Emergence from complexity

(note this page is best read in conjunction with this one here).

Introductory Background

Emergence is the appearance of phenomena at a scale of system organisation that is not present at the lower scales within it. The idea is that all systems are made from relationships amongst component parts. If we begin with the most elemental components, these are related to one another by regulated* interactions to form, what at least appear to be, more complex units, which in turn may be related by (possibly other) regulated interactions to form higher-level units, and so on… producing a hierarchy. We may take elementary particles (electrons etc.) as the elemental components and the laws of physics that govern their behaviour as the regulations for their interactions. We know that they interact to form atoms and that atoms interact in ways that seem different to those governing the elementary particles from which they are composed (chemistry seems to have some different rules to physics). It is important to realise here that the rules of physics are not replaced by, but added to by those of chemistry. We know that organisms are all made from chemical components, obeying the laws of chemistry, but it seems there are some very different and important laws that spontaneously ‘emerge’ to make life very special. That is when the right molecules interact in the right way to count as part of something living. Indeed, living can be defined as a network of chemical reactions that obey some particular rules which extend beyond inanimate chemistry: they appear to be special emergent rules of life.

* note - these are regulated in the sense that not any interaction is permitted if the system is to be at all organised: typically relationships between component parts have to be highly prescribed for the system to be even identifiable, let alone functional. This is a familar truth to artists of all kinds - creativity is the product of freedom and imagination, constrained by the regulations of the art form (rules of music, discipline of craft technique etc.). The alternative to musical regulation in composition is noise and to the regulation of development in a human body, the alternative is a teratoma.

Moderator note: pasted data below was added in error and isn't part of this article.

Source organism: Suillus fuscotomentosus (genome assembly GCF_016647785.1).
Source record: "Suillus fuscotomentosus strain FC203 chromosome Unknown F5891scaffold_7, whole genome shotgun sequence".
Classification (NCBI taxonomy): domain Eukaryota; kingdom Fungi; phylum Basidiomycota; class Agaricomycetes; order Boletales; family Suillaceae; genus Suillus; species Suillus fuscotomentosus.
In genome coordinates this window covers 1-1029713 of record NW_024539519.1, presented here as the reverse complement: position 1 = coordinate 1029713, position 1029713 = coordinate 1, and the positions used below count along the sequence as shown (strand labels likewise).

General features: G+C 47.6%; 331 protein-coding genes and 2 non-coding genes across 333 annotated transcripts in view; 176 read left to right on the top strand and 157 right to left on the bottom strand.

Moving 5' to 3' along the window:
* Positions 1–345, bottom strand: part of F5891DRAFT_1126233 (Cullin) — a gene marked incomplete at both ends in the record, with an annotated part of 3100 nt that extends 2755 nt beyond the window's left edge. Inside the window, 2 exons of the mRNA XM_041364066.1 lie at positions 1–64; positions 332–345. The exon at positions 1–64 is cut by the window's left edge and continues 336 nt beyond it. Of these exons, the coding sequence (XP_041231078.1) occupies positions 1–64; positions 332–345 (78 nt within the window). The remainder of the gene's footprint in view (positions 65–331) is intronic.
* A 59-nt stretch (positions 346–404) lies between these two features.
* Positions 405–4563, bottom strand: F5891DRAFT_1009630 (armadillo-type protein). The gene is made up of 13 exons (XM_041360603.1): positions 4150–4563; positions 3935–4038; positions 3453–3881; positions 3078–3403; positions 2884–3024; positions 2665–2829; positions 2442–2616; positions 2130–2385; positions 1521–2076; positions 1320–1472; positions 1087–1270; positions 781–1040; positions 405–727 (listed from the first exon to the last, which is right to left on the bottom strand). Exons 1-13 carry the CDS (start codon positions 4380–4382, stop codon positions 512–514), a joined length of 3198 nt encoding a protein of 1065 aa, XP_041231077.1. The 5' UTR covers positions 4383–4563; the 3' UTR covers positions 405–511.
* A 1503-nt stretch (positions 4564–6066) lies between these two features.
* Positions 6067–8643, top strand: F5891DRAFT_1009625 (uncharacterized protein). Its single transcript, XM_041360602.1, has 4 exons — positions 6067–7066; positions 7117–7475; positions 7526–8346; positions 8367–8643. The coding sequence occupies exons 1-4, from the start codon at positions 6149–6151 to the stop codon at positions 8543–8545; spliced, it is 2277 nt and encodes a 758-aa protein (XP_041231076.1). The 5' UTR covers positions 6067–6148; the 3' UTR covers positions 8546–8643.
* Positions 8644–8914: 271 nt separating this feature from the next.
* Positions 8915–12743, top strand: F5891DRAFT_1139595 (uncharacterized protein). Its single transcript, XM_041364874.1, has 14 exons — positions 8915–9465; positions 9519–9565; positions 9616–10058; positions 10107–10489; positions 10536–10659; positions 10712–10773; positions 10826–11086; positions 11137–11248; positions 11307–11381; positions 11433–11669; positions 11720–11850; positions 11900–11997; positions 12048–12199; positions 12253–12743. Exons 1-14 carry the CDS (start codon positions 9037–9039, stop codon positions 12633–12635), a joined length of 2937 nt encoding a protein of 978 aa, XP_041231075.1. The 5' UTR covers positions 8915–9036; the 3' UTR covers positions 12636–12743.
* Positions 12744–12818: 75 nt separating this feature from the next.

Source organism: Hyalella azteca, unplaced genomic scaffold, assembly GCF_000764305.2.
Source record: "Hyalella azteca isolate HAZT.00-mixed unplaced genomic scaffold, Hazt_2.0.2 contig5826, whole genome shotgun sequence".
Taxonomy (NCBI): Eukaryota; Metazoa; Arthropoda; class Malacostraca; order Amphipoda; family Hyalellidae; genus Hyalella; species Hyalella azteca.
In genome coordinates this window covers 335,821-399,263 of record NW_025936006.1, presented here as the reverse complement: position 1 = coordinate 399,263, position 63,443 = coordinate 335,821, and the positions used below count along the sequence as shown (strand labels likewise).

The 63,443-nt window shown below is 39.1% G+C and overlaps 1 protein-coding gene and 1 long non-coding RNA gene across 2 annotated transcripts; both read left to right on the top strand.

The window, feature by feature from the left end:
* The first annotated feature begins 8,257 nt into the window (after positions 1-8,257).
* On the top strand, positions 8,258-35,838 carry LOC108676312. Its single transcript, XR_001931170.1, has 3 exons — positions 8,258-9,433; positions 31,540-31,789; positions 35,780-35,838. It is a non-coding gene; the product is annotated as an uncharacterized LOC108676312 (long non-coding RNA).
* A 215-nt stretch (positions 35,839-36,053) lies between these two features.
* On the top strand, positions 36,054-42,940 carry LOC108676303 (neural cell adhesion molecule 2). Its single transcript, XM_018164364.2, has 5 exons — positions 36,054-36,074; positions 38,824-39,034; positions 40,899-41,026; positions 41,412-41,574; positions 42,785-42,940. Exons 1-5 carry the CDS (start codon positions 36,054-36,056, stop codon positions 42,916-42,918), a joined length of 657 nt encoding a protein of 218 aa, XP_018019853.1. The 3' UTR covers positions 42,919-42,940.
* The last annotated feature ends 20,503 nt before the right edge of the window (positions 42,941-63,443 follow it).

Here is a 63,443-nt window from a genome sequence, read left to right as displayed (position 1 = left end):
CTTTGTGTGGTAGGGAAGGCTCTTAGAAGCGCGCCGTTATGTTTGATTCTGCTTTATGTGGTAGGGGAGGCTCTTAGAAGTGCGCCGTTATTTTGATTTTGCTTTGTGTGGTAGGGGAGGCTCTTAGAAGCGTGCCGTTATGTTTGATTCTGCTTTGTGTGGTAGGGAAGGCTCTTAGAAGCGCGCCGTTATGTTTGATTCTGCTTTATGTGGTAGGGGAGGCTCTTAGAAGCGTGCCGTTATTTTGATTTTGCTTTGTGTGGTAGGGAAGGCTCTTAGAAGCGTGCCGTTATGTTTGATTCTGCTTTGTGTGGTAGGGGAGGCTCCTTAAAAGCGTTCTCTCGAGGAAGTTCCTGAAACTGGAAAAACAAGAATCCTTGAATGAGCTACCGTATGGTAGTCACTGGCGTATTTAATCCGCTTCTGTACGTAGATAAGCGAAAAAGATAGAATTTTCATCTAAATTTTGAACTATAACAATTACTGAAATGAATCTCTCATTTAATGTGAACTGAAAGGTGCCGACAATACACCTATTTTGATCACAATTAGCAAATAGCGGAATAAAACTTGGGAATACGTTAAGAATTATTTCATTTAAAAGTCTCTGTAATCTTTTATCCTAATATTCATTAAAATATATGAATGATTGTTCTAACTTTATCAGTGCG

The essential message of scientific constructivism is that 'creation' is composed of a nested hierarchy of phenomena in which new laws, laws that could not be foreseen by studying lower levels of the hierarchy, govern the workings of each level in turn. Thus, physics has its laws and chemistry has additional ones that cannot be understood at a level below chemistry. The same with biology: laws of life are new and unique to life, they cannot be derived from chemistry and physics. One reason this is an uncomfortable conclusion is that we know that physics, chemistry and biology are just categories of scientific enquiry, reflecting the historical divisions of research pursued by different people who’s interests were so divided. We might suspect that nature is not really made from distinct ‘Russian dolls’, each with its own governing principles. Whether or not this is true, rests on the question of whether the emergence of apparently new phenomena with each increasing level of complexity is genuine, or just an appearance. If it is genuine: each level really does introduce new rules as though from nothing, then it is called ‘hard emergence’ (sometimes 'strong emergence'). If it is only an illusion, then the apparently new rules are really just a reworking of those already known from the more fundamental levels and we call that ‘soft emergence’ (sometimes 'weak emergence').

Soft Emergence in the Game of Life

A very good explanation which demonstrates soft emergence is provided by Russ Abbott in Emergence Explained’ (2006). It uses the computer-based cellular automaton called Conway’s ‘Game of Life’ (GoL).
The GoL is a very simple set of rules which govern transitions from ‘on’ to ‘off’ and back among a set of interconnected elements, best thought of as grid squares, for example on a chess board. Each element (grid square) has four neighbours with which it shares a side and four with which it shares a corner; all these together are its eight neighbours. If an element is on now, then in the next move (or time-step) it will stay on if and only if two or three of its neighbours is on, otherwise it will go off. If it is off now, it will stay off unless exactly three of its neighbours is now on, in which case it switches on in the next move. That’s it.